We recommend that several (we suggest 3) deep-water moorings be placed in the Alaskan Gyre. These moorings should be located (1) off the shelf in deep water, but adjacent to the coastal region selected for detailed process studies; (2) near the center of the Alaskan Gyre; and, (3) at an intermediate location between (1) and (2). The intent is to use the data collected from these three moorings to monitor the abundance and distribution of potential salmon prey. The locations are suggested by the observations of Brodeur and Ware (1992) that zooplankton abundance increased most markedly over decadal scale periods along the margins of the Gulf of Alaska--more so than in the central Gulf. If an important feature of the decadal change observed by Brodeur and Ware is a shift in the distribution of zooplankton from the central to marginal regions of the gyre, then it is important for a U.S. GLOBEC study to include an effort to capture the transport of subarctic zooplankton to the coastal zone. Multiple moorings, spanning the central gyre to the margin, would provide the data necessary to document such shifts. The moorings should consist of mostly biological instrumentation, but with some physical observation capability. It is most important that this mooring be equipped to measure acoustic backscatter, preferably at multiple frequencies, to provide an estimate of zooplankton biomass (and perhaps size), and light and fluorescence sensors (to measure phytoplankton stocks). An appropriate bio-optical model could be used to estimate primary production from light and phytoplankton biomass estimates. In the Prince William Sound region, the three deep-water moorings would complement existing or planned moorings near Seal Rock on the shelf proper, and two moorings within PWS.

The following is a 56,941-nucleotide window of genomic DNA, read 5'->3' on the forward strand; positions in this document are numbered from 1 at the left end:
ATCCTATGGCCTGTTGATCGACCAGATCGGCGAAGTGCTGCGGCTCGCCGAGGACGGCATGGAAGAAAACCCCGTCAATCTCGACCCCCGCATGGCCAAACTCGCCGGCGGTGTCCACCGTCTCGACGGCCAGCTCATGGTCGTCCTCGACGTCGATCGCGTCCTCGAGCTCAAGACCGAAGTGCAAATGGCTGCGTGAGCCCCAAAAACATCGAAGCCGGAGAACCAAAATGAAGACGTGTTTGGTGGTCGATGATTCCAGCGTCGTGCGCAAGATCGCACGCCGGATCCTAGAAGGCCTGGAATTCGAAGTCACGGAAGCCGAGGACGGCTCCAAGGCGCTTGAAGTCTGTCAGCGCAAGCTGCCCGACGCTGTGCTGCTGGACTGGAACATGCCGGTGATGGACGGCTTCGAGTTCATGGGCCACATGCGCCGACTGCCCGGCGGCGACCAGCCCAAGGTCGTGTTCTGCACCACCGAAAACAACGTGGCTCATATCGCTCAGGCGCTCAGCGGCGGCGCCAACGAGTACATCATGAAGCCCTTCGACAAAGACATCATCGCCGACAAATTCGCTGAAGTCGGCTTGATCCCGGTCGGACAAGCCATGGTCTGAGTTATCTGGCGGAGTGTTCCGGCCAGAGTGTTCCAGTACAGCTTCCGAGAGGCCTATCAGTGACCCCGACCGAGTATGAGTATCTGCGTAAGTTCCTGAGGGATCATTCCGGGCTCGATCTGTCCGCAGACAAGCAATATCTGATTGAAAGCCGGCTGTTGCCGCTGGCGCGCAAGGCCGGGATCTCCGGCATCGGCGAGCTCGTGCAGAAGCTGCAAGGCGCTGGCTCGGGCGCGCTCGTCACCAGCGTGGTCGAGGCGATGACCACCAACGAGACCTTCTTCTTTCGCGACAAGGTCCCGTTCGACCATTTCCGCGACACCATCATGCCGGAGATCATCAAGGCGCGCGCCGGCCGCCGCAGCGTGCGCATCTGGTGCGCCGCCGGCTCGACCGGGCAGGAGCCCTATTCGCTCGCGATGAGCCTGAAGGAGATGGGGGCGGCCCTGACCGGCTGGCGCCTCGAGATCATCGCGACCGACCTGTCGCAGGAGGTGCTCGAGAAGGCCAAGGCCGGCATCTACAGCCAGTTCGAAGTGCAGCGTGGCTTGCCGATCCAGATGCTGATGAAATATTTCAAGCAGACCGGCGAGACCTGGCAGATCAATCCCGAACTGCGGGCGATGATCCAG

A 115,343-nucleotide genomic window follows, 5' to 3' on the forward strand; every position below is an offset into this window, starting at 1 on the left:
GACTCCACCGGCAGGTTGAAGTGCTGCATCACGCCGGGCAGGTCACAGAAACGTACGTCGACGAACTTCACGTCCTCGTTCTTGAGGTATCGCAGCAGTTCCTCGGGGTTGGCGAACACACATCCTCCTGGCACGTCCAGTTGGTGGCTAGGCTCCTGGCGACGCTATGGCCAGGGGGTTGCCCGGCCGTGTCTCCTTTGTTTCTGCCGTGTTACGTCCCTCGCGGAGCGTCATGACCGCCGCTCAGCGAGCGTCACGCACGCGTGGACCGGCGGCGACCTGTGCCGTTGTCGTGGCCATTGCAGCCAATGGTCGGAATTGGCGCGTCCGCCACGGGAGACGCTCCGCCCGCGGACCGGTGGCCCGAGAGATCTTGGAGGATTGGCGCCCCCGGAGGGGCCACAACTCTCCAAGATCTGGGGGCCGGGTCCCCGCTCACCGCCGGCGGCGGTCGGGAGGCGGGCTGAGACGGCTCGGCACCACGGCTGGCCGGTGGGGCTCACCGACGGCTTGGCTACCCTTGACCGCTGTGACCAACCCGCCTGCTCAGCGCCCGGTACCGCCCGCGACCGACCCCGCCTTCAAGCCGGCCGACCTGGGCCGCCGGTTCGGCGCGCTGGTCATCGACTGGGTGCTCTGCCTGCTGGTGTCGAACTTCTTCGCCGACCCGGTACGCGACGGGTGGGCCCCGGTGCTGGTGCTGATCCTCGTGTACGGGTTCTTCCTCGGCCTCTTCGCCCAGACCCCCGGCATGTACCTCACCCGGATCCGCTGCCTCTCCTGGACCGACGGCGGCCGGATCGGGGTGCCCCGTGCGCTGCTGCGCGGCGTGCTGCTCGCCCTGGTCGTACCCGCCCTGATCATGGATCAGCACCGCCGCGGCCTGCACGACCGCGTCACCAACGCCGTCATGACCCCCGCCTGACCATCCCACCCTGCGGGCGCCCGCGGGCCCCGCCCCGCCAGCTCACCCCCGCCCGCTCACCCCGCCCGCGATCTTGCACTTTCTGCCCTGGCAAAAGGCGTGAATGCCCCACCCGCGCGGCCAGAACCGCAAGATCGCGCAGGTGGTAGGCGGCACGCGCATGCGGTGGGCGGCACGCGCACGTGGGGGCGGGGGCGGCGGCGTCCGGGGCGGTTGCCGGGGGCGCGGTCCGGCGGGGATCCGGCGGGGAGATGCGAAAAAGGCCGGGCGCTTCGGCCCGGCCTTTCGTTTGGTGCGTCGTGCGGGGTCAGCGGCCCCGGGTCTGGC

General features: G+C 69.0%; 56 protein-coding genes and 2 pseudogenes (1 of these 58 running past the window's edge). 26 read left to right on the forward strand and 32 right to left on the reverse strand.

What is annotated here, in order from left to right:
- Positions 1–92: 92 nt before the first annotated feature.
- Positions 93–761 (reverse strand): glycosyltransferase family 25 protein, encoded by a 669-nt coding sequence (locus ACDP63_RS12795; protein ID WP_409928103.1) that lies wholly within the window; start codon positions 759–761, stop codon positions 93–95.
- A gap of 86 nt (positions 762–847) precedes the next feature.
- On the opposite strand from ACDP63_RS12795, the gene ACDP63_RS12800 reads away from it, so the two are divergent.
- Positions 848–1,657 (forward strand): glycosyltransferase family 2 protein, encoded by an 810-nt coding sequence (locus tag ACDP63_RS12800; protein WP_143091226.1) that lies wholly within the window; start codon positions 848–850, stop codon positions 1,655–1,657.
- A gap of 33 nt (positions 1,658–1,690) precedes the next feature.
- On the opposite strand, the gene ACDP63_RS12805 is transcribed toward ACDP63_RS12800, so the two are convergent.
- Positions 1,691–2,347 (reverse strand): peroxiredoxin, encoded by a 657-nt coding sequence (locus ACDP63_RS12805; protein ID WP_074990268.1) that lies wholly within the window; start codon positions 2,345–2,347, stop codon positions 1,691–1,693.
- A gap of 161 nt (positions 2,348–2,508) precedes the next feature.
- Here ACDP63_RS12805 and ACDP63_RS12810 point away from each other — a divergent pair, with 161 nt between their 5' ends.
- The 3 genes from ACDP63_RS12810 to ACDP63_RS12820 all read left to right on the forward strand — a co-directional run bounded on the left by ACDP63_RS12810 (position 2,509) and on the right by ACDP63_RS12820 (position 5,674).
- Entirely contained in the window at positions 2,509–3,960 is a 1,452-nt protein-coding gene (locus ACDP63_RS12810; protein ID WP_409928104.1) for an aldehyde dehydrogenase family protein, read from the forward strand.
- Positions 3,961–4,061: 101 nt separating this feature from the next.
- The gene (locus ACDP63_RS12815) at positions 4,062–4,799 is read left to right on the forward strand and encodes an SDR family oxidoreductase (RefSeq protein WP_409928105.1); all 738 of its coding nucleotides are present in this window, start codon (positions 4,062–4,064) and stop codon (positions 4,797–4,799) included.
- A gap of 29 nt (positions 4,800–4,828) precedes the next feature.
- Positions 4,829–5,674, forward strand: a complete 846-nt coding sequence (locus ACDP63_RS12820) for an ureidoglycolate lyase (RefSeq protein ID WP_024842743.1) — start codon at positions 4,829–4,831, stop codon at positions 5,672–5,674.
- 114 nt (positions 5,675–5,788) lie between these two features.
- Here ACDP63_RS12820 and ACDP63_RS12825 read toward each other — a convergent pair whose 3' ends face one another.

Ships of opportunity should be used to expand geographic coverage in the Alaskan gyre beyond that of the mooring locations. For example, it was noted at the workshop that ships routinely cross the gyre enroute from Valdez, AK to Hawaii. This would be a valuable route for towing a high-speed undulating instrument. There may be other routes as well.